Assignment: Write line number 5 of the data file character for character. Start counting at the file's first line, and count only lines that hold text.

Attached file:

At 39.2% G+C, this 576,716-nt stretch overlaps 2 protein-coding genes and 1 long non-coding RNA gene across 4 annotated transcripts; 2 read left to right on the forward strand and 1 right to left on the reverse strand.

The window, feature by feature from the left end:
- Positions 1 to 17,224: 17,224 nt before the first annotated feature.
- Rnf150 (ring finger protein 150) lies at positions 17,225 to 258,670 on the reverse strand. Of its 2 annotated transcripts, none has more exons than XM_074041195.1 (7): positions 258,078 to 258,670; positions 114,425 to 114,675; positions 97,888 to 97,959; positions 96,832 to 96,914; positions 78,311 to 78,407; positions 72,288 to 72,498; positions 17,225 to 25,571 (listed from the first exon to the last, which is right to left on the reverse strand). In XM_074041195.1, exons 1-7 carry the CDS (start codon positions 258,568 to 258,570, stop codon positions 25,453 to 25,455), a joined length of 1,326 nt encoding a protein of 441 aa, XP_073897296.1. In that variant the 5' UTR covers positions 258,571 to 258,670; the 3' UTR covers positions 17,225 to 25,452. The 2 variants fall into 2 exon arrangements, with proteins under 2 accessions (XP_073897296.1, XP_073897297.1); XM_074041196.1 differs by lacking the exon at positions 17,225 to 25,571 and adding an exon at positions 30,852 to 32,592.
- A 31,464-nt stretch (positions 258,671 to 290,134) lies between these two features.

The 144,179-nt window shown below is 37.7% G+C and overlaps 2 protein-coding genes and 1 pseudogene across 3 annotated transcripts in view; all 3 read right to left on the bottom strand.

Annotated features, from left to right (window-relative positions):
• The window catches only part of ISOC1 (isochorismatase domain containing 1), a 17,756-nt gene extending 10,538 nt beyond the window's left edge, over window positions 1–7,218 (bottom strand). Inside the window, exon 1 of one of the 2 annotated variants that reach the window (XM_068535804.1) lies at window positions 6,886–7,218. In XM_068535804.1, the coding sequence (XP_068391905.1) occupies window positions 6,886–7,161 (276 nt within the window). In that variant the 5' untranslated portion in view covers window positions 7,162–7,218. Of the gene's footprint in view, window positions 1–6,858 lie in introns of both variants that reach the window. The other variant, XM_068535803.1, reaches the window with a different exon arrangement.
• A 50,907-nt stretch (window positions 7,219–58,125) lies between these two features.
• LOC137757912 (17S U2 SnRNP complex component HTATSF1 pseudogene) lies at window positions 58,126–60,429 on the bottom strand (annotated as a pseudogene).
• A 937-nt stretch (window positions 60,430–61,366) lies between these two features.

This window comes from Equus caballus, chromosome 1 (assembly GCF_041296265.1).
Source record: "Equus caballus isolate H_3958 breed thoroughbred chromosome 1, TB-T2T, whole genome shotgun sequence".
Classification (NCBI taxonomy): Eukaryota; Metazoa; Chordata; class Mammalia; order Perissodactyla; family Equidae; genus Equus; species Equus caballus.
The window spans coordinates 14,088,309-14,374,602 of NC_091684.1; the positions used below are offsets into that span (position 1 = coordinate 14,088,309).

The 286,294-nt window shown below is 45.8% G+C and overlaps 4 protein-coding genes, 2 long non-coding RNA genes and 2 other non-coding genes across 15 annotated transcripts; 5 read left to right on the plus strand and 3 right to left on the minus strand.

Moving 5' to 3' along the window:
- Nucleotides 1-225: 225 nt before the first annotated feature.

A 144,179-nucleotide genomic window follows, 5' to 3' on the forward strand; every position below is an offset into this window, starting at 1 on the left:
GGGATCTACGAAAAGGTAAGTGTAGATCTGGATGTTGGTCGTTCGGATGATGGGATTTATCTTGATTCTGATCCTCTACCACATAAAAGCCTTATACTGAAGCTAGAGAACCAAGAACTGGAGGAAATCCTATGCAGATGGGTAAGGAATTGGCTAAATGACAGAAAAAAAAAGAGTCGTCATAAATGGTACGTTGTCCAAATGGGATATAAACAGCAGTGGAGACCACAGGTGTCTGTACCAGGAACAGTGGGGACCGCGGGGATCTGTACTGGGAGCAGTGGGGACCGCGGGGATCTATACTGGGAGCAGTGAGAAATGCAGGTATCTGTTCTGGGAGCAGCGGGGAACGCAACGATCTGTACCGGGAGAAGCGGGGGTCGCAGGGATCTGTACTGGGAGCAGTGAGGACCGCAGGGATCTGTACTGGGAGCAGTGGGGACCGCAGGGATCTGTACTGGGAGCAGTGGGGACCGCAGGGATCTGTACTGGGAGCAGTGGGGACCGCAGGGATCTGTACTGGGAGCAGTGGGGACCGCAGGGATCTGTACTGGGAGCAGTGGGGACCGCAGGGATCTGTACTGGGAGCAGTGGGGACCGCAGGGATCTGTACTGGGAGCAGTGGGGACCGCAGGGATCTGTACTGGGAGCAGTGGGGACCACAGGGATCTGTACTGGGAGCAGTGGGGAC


- A 31,464-nt stretch (positions 258,671 to 290,134) lies between these two features.